• Integrity - data may not be changed except by authorized users or processes. This means that data must be protected from alteration, deletion, or other changes to its intended form.
  • Availability - authorized users can access data when they need to do so. Availability includes the idea that proper access methods are provided to only to authorized users, not to everyone.

The text discusses vulnerabilities in the context of their being weak spots in a system that can be used to attack one or more of the big three aspects (CIA) of that system. As noted above, the word impact means the level of damage that is done to the organization by an attack. On page 13, the text presents a list of five terms used in the National Institute of Standards and Technology's Special Publication 800-30. The terms and their definitions are used to classify the severity of a an attack's impact.

  • very low - negligible adverse effect; the effects are small and not noticable
  • low - limited adverse effect; damage is minor and critical business functions are degraded
  • moderate - serious adverse efffect; damage may be significant and critical business functions are significantly degraded
  • high - one severe or catastrophic effect; there may be major financial loss and and/or serious injury to staff
  • very high - multiple severe or catastrophic effects; see above

The effects and the causes of risk are concern for everyone in an organization. The systems, the users, the policies, and the threat agents all affect whether there will be a successful attack on our organization. Note in the graphic below that there are many hazards that can affect an organization, some of which do not involve the actions of an attacker.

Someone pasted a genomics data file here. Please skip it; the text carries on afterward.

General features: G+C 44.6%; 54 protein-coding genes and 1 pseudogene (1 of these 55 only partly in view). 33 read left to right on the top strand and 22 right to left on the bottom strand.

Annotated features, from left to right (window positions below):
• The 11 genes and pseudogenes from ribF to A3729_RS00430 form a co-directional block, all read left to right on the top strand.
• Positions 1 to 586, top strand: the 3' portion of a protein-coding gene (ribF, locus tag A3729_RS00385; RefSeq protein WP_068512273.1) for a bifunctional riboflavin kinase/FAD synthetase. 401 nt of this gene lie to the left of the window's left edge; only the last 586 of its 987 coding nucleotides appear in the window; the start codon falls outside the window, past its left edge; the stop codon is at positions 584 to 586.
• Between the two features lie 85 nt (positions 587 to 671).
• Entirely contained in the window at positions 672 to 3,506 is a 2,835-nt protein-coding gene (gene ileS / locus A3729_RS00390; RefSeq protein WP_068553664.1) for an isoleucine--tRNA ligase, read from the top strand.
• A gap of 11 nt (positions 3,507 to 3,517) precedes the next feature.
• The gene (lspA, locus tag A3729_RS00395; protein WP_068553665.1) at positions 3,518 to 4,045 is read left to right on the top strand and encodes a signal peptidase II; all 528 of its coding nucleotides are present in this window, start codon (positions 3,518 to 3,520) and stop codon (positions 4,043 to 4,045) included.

Page 14 reviews a common process flow that leads to what we hope is a protected state for our organization. Different texts will have different versions of this, but they all have the same intentions.

  • assess risks
    • identify assets, including IT assets
    • identify and prioritize threats and vulnerabilities
    • identify liklihood that each vulnerability will be successfully exploited by each threat: risks
    • identify the impact of each risk
  • identify risks to manage
  • select controls
  • implement and test controls
  • evaluate controls over time

The text elaborates on the steps above, noting that some risks have a very small impact, a very small probability of occurrence, or both. We should not assign a high priority to protection against such risks, especially if the cost of such protection is high. Security budgets, like any other budgets, have limitations, so we must protect the most valuable assets first, against the most likely risks, and work our way down the list until we run out of money.

Page 15 offers a simplified method of assigning a score to a threat that puts an asset at risk. Assign the threat a probability of occurring, which will be a percentage. Assign the asset a relative value, say on a scale of 1 to 100. Multiply the two values, and you get a relative impact score for that combination of threat and asset.

On pages 16 and 17, the text discusses different views of risk that vary according to a person's role in an organization. This is not terribly useful expect to note that some people care more about it than others.

Page 20 gives us a short list of sources of information that may tell us about vulnerabilities and attacks against them.

  • audits
  • certification and accreditation records